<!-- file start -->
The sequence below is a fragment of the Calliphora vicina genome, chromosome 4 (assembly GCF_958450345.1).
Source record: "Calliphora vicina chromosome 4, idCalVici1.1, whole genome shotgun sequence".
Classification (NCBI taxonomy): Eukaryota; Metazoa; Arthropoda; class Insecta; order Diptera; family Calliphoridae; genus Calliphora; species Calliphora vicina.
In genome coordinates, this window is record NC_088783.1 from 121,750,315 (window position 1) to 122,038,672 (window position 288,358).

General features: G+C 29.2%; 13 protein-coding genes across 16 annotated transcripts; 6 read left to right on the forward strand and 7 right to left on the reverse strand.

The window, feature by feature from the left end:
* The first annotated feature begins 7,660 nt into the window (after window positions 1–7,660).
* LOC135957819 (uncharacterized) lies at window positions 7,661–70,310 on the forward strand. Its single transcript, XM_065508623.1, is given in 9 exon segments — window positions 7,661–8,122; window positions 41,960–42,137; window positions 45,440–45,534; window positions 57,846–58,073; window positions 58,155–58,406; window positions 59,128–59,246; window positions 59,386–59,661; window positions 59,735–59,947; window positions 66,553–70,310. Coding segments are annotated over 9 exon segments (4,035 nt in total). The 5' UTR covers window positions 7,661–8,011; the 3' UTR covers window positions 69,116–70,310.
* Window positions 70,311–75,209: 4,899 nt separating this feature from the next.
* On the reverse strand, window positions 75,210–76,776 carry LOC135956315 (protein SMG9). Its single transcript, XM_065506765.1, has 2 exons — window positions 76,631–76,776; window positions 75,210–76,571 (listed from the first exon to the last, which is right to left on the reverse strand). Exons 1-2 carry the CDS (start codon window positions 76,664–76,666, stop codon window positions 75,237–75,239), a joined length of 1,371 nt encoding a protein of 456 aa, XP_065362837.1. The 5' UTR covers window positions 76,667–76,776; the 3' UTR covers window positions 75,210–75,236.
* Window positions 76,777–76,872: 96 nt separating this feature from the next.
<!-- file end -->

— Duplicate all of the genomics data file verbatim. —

The sequence below is a fragment of the Calliphora vicina genome, chromosome 4 (assembly GCF_958450345.1).
Source record: "Calliphora vicina chromosome 4, idCalVici1.1, whole genome shotgun sequence".
Classification (NCBI taxonomy): Eukaryota; Metazoa; Arthropoda; class Insecta; order Diptera; family Calliphoridae; genus Calliphora; species Calliphora vicina.
In genome coordinates, this window is record NC_088783.1 from 121,750,315 (window position 1) to 122,038,672 (window position 288,358).

General features: G+C 29.2%; 13 protein-coding genes across 16 annotated transcripts; 6 read left to right on the forward strand and 7 right to left on the reverse strand.

The window, feature by feature from the left end:
* The first annotated feature begins 7,660 nt into the window (after window positions 1–7,660).
* LOC135957819 (uncharacterized) lies at window positions 7,661–70,310 on the forward strand. Its single transcript, XM_065508623.1, is given in 9 exon segments — window positions 7,661–8,122; window positions 41,960–42,137; window positions 45,440–45,534; window positions 57,846–58,073; window positions 58,155–58,406; window positions 59,128–59,246; window positions 59,386–59,661; window positions 59,735–59,947; window positions 66,553–70,310. Coding segments are annotated over 9 exon segments (4,035 nt in total). The 5' UTR covers window positions 7,661–8,011; the 3' UTR covers window positions 69,116–70,310.
* Window positions 70,311–75,209: 4,899 nt separating this feature from the next.
* On the reverse strand, window positions 75,210–76,776 carry LOC135956315 (protein SMG9). Its single transcript, XM_065506765.1, has 2 exons — window positions 76,631–76,776; window positions 75,210–76,571 (listed from the first exon to the last, which is right to left on the reverse strand). Exons 1-2 carry the CDS (start codon window positions 76,664–76,666, stop codon window positions 75,237–75,239), a joined length of 1,371 nt encoding a protein of 456 aa, XP_065362837.1. The 5' UTR covers window positions 76,667–76,776; the 3' UTR covers window positions 75,210–75,236.
* Window positions 76,777–76,872: 96 nt separating this feature from the next.